By: Linda Christanty
A tiny dog falls down on the street. A soldier shot it with an automatic rifle.
I nearly drop my camera. I’m struck with disbelief.
Seconds ago I saw it trotting off, sniffing at the sand, then glancing around as though it was in confusion.
I haven’t even photographed it.
Before long I hear the screams of a child, loudly coming out of that house, a sandy brown structure just 20 m away from where I stand while holding the camera.
Frantically, one boy about six years of age is galloping toward the dying dog while a woman wearing a blue burqa that I think is his mother calls out her son’s name in distress, it sounds like “Alef”, but the kid whose name is being called pays no mind at all and keeps running. Alef’s dark blue clothing makes his pale white skin grow paler.
The lady desperately trails her son who has just darted in front of me.
Alef is possessed by ineffable agony. Unlike his dog that keeled over feebly at once, he’s roaring wildly. No one is running after him, apart from that lady. The mother and her son bear their own anguish. Nobody comforts them, because all choose to soothe themselves.
Some people nearby turn their backs on the scene straight away, or pretend they don’t see what’s just happened. They’re accustomed to turning a blind eye and going into silent mode at certain moments. If you ask them what they just saw, one or two who dare enough to speak will surely answer in unison, “We didn’t see anything, except the bright white sky. We heard nothing, other than a donkey’s brays. ”
Before the soldier shot the dog, I was snapping some pictures, aiming at each object with my camera.
I took photos of children, women and mothers, standing at the doors to their houses or hovering over in the streets. There are many children here. I saw a little girl, probably five years old, carrying on her back her sister who’s still a baby. I didn’t see any grown women nearby. She wobbled and walked all bent over due to the weight of the baby on her back, then stopped and fixed me with her probing look.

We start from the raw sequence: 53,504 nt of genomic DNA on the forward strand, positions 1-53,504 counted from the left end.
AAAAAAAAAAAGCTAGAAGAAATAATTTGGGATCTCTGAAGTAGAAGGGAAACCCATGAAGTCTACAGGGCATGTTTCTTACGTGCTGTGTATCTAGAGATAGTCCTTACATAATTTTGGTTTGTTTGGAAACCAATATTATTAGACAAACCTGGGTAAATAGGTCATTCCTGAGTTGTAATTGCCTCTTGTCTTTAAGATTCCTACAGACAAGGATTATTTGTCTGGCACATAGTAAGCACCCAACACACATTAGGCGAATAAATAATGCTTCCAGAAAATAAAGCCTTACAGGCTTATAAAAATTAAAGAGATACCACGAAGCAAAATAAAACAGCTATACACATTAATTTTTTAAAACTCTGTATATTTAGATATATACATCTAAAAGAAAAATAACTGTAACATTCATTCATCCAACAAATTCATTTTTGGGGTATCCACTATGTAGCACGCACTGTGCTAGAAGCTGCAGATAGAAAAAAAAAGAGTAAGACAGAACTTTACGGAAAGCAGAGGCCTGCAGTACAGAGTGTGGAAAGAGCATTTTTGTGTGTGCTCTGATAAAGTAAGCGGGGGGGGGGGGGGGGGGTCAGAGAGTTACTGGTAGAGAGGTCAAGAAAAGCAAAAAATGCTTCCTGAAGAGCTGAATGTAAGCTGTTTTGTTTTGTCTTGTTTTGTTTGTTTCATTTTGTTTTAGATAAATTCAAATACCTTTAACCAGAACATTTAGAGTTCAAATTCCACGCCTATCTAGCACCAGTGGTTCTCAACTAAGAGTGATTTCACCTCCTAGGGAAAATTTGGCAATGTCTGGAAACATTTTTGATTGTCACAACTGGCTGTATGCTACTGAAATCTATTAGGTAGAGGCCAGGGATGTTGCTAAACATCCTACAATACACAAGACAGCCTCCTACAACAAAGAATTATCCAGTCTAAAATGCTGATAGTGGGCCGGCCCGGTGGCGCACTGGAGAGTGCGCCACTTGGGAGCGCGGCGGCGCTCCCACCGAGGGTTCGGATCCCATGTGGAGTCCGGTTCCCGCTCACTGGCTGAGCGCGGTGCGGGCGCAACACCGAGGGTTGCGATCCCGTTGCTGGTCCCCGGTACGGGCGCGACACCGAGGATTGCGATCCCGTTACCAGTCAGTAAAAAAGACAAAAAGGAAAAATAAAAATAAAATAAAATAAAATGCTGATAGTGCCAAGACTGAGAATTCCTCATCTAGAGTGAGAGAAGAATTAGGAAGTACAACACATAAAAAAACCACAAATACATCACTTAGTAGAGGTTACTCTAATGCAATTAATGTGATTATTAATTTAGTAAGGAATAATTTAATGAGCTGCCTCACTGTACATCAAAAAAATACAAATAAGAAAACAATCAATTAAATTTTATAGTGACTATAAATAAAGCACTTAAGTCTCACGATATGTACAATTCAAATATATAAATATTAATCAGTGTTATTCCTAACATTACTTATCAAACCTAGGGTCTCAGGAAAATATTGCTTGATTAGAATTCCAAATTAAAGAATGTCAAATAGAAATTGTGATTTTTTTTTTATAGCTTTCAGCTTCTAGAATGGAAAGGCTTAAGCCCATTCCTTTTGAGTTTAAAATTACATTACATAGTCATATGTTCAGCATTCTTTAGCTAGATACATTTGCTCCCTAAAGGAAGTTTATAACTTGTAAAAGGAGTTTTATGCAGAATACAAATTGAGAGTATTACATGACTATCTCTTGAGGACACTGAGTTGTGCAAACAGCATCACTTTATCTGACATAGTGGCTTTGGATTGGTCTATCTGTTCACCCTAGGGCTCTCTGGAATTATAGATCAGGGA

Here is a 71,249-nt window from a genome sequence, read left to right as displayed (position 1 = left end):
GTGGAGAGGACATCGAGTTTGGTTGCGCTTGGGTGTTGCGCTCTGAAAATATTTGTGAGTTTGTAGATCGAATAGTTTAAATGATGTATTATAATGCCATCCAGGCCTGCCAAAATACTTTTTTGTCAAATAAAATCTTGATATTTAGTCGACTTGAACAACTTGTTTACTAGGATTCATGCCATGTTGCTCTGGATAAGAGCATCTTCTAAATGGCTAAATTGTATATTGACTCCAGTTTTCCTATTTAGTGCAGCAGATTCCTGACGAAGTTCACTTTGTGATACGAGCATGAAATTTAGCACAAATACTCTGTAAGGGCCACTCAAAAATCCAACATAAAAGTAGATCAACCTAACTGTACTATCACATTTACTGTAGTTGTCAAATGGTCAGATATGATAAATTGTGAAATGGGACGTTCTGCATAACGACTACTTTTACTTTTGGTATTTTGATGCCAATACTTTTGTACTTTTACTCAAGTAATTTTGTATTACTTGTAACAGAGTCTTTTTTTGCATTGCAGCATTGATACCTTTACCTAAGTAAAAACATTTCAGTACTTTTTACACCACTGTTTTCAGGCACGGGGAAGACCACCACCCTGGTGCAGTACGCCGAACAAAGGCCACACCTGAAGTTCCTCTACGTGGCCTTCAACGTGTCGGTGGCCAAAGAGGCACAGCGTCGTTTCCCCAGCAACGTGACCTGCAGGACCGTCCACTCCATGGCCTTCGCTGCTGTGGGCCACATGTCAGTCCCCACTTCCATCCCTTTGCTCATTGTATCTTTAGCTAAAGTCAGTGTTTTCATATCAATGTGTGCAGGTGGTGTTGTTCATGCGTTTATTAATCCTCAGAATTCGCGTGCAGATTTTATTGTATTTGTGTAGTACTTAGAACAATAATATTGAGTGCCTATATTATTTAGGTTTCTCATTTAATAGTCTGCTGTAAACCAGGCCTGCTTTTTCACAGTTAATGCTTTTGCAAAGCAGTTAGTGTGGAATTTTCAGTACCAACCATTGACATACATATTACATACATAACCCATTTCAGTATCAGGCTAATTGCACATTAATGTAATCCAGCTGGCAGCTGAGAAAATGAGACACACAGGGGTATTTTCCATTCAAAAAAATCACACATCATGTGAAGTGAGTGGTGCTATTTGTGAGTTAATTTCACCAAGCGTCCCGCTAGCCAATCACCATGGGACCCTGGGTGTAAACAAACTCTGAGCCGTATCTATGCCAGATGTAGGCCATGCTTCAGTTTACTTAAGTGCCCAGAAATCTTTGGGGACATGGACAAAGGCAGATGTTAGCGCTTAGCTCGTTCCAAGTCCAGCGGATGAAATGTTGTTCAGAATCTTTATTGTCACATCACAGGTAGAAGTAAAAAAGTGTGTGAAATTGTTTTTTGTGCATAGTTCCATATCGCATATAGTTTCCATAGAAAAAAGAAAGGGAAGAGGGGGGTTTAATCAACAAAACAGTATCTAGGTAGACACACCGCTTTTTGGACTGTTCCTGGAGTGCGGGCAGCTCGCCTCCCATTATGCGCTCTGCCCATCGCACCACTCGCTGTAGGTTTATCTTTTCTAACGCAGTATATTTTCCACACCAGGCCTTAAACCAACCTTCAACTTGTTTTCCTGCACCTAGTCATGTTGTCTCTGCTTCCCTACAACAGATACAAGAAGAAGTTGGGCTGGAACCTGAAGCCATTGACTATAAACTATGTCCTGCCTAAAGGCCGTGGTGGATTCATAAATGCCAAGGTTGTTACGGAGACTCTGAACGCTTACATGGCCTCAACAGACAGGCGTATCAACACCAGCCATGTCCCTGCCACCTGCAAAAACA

I also photographed a little girl in the red dress striding down a narrow hallway, between the sand-colored buildings. She was alone. Her brownish-black hair looked tousled. She has patches of white on her rosy cheeks. Her feet that weren’t covered by sandals or shoes were dust-gilded. She seemed to have no one in this world. My camera flashed time and again on her and she didn’t care at all. She kept walking with a daydreaming look in her eyes.
Sometimes I ask myself, what will happen to these kids in the future, 10 or 15 years to come.
From portraits of children around here you’ll know how much power your enemy has or who’s going to be your adversary in the future.
In one village, even the kids cast cynical looks when my camera turned to them. In another village, a girl lurked behind the door of her house with a toy car pointed to us as if it were a gun while her brother greeted us in front of the metal, green-painted door with body language as though he was a foe trying to lure me and say, “Hi, come and get me,” while having a laugh. However, in some villages, the kids smiled and waved at me. I’ll send some of their portraits to you later, both the sour-faced and friendly ones.
These portraits immortalize what’s bound to vanish. Innocent faces of the boys will one day turn into the faces of bearded men, which the denser and longer beards they have, the more respect they’ll command. The little girls will gradually fade into memories. They will grow to become women who must satisfy the desires of men, whether they like it or not.
The soldier is standing at the end of the street, not far from the dying dog, and he behaves as if he didn’t do anything that utterly shocks a soul and took another.